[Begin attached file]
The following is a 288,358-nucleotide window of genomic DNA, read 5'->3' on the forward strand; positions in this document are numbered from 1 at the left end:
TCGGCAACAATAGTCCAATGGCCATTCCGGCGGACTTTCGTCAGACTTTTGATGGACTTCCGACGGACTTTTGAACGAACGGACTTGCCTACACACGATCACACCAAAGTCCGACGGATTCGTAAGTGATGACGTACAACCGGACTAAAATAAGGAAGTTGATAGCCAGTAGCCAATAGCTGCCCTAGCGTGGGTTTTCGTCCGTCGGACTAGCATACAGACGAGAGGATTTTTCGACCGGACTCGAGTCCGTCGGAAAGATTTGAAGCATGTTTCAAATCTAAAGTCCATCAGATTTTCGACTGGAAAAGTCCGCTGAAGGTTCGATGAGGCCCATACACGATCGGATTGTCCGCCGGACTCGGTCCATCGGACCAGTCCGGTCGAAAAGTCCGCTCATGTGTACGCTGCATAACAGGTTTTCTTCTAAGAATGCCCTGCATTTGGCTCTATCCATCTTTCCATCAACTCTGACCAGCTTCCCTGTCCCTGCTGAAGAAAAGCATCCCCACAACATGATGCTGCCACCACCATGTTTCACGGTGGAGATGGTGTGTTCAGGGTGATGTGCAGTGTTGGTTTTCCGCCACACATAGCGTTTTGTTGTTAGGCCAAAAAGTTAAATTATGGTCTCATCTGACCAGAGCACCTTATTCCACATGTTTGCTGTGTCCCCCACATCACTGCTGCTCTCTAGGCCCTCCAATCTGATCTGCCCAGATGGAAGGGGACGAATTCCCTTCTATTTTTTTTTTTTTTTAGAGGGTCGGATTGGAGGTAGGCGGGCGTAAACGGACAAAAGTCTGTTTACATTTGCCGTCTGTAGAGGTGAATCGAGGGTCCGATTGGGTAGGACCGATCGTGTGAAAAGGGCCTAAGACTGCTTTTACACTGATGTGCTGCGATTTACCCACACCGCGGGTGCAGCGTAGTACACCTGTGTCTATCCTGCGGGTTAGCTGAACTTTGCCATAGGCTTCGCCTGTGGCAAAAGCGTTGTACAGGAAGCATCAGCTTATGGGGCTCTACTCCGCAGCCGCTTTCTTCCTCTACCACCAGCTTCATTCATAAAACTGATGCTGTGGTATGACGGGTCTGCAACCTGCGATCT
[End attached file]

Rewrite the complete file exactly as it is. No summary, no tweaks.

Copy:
The following is a 288,358-nucleotide window of genomic DNA, read 5'->3' on the forward strand; positions in this document are numbered from 1 at the left end:
TCGGCAACAATAGTCCAATGGCCATTCCGGCGGACTTTCGTCAGACTTTTGATGGACTTCCGACGGACTTTTGAACGAACGGACTTGCCTACACACGATCACACCAAAGTCCGACGGATTCGTAAGTGATGACGTACAACCGGACTAAAATAAGGAAGTTGATAGCCAGTAGCCAATAGCTGCCCTAGCGTGGGTTTTCGTCCGTCGGACTAGCATACAGACGAGAGGATTTTTCGACCGGACTCGAGTCCGTCGGAAAGATTTGAAGCATGTTTCAAATCTAAAGTCCATCAGATTTTCGACTGGAAAAGTCCGCTGAAGGTTCGATGAGGCCCATACACGATCGGATTGTCCGCCGGACTCGGTCCATCGGACCAGTCCGGTCGAAAAGTCCGCTCATGTGTACGCTGCATAACAGGTTTTCTTCTAAGAATGCCCTGCATTTGGCTCTATCCATCTTTCCATCAACTCTGACCAGCTTCCCTGTCCCTGCTGAAGAAAAGCATCCCCACAACATGATGCTGCCACCACCATGTTTCACGGTGGAGATGGTGTGTTCAGGGTGATGTGCAGTGTTGGTTTTCCGCCACACATAGCGTTTTGTTGTTAGGCCAAAAAGTTAAATTATGGTCTCATCTGACCAGAGCACCTTATTCCACATGTTTGCTGTGTCCCCCACATCACTGCTGCTCTCTAGGCCCTCCAATCTGATCTGCCCAGATGGAAGGGGACGAATTCCCTTCTATTTTTTTTTTTTTTTAGAGGGTCGGATTGGAGGTAGGCGGGCGTAAACGGACAAAAGTCTGTTTACATTTGCCGTCTGTAGAGGTGAATCGAGGGTCCGATTGGGTAGGACCGATCGTGTGAAAAGGGCCTAAGACTGCTTTTACACTGATGTGCTGCGATTTACCCACACCGCGGGTGCAGCGTAGTACACCTGTGTCTATCCTGCGGGTTAGCTGAACTTTGCCATAGGCTTCGCCTGTGGCAAAAGCGTTGTACAGGAAGCATCAGCTTATGGGGCTCTACTCCGCAGCCGCTTTCTTCCTCTACCACCAGCTTCATTCATAAAACTGATGCTGTGGTATGACGGGTCTGCAACCTGCGATCT